Kedgeree is at its most basic, a dish consisting of boiled rice, flaked fish, curry powder and hard boiled eggs. It is thought to have originated from an Indian rice and bean/lentil dish called Khichri, and widely believed that the dish was introduced to the Uk by returning British soldiers who enjoyed it in India whilst serving there during the British Raj.
During Victorian times it was served as a breakfast dish, as part of the very fashionable colonial Anglo-Indian cuisine that was sweeping Victorian Britain.
It is one of many breakfast dishes that, in the days before refrigeration
“converted yesterday’s leftovers into warm, hearty and appealing breakfast dishes.”
Kedgeree can take on many guises; some people fry onions until crisp to scatter over top before serving, others add sultanas into the mix, some use a variety of fish (e.g. smoked haddock). Celebrity chefs have turned the recipe from a simple putting together of ingredients into a much more decadent dish by using every ingredient in your spice rack or by using ingredients that you need to spend your lunch break searching for!
My advice: keep it simple
2nd: Place a salmon fillet per person into a saucepan. Cover with water and add peppercorns, salt and bay leaves. If you’re feeling adventurous add a few crushed cardamom pods. Simmer gently for 10mins. Allow to cool in the liquid.
3rd: Chop a medium sized onion and fry in some butter.
4th: Once the onion is soft, add a couple of teaspoons of curry powder to the saucepan and stir.
5th: Add the rice (I use basmati) and coat the grains with the buttery, curried onions.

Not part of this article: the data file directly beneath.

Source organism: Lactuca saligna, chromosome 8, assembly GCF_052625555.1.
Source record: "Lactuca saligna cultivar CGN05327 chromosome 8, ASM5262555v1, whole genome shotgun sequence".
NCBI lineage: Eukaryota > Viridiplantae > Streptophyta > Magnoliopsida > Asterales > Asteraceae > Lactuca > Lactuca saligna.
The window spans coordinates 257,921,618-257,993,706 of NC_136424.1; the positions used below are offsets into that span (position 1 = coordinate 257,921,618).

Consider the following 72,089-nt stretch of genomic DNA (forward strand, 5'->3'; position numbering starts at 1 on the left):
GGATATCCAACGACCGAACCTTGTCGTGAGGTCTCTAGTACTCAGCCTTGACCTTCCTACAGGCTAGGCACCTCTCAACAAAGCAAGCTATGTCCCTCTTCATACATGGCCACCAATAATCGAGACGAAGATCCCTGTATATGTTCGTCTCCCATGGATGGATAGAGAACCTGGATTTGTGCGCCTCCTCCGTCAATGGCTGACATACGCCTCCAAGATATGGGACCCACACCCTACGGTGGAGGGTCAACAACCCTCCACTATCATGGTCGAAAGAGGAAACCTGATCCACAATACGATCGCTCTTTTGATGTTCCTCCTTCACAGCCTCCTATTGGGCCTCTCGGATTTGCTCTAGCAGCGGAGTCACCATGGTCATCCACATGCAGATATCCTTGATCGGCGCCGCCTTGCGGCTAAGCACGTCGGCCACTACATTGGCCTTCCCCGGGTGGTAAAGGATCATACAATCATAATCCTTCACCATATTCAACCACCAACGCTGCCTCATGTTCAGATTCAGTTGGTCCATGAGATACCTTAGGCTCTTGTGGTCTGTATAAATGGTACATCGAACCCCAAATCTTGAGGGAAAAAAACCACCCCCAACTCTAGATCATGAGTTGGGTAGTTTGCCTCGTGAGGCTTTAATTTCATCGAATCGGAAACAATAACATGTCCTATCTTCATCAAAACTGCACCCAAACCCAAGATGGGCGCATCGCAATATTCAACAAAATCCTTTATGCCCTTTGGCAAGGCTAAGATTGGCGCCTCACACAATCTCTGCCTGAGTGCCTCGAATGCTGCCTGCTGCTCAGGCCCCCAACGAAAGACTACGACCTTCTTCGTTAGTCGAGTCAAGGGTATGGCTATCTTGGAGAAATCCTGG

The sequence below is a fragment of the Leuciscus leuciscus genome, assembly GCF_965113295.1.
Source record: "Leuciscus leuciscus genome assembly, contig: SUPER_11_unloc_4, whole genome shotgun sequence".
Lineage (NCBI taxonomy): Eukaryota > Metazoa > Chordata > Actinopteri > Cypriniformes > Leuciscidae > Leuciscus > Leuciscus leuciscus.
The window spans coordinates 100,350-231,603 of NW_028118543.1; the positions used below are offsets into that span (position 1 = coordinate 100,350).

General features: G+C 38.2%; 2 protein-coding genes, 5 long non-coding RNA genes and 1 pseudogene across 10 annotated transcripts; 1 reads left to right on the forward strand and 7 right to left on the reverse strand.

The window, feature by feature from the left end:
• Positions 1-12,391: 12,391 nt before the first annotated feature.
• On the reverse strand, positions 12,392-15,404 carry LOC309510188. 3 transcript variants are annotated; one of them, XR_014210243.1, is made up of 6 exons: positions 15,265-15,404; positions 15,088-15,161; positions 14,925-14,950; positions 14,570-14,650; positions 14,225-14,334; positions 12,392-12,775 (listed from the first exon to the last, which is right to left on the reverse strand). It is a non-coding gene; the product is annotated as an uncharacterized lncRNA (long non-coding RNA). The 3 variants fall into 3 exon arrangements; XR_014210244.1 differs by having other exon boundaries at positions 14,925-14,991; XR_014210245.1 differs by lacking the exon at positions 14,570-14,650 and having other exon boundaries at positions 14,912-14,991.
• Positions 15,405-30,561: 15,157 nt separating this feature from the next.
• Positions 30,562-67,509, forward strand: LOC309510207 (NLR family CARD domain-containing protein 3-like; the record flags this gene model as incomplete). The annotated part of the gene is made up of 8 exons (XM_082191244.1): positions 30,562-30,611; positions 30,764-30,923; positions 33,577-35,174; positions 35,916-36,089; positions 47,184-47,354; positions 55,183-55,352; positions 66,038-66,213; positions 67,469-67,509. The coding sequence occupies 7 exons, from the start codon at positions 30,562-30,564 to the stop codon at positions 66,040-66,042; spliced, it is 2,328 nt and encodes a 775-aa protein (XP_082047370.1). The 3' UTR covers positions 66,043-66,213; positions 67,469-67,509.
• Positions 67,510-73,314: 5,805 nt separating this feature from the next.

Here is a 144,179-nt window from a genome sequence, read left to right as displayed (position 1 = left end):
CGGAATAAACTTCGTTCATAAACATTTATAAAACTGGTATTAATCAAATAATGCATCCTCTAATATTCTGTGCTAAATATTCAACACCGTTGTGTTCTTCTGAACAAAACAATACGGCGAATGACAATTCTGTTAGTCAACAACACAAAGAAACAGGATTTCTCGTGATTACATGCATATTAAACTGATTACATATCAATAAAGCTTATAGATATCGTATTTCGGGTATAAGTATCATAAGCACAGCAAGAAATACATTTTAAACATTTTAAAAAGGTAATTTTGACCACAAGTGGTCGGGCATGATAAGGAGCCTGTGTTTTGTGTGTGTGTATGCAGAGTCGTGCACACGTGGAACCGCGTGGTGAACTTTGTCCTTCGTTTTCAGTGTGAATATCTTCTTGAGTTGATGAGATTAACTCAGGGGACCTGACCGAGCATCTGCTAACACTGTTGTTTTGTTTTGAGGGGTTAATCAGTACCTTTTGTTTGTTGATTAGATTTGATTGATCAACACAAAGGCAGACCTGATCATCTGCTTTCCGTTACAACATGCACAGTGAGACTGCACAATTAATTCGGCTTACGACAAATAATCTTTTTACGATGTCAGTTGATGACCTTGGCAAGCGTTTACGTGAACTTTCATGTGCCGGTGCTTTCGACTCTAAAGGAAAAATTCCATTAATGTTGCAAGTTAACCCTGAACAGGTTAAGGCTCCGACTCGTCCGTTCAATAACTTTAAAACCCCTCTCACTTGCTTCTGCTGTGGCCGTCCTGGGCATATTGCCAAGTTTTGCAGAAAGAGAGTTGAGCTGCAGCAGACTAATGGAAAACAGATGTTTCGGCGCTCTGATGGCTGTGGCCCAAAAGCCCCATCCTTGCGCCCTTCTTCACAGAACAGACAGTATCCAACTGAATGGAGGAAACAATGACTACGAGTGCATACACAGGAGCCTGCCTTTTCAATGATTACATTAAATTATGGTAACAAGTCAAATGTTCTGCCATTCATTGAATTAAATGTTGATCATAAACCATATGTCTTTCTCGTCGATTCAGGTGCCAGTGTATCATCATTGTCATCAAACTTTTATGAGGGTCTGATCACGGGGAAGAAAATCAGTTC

6th: Use the poaching liquid and top up with any extra water to cook your rice using the 2:1 method. For depth of flavour I always use a stock cube – if you leave this out check for seasoning later.
a) remove the skin off the salmon and flake into pieces (take care with any bones)
b) sprinkle with fresh parsely
c) mix everything with the back of 2 wooden spoons and serve
d) squeeze a lemon over the rice
e) peel the eggs and chop into quarters but serve these equally to avoid argument!
*I like mine to have peas, so once the rice is cooked and whilst assembling the dish, I add frozen peas to the saucepan to cook them quickly in the residual heat.
Even though its intention was to be a breakfast dish, and it is relatively simple to make, it is just not practical for me to want to cook this for breakfast – not even at the weekend! But it does make for a great light supper or a fantastic weekend brunch; especially a late-Saturday-morning-hangover-looming-brunch! However, let’s simplify this even more: dispense with stages 1 & 2, don’t bother with the hard boiled eggs and poached, flaked salmon and just open a can of tuna into the boiled, curried rice.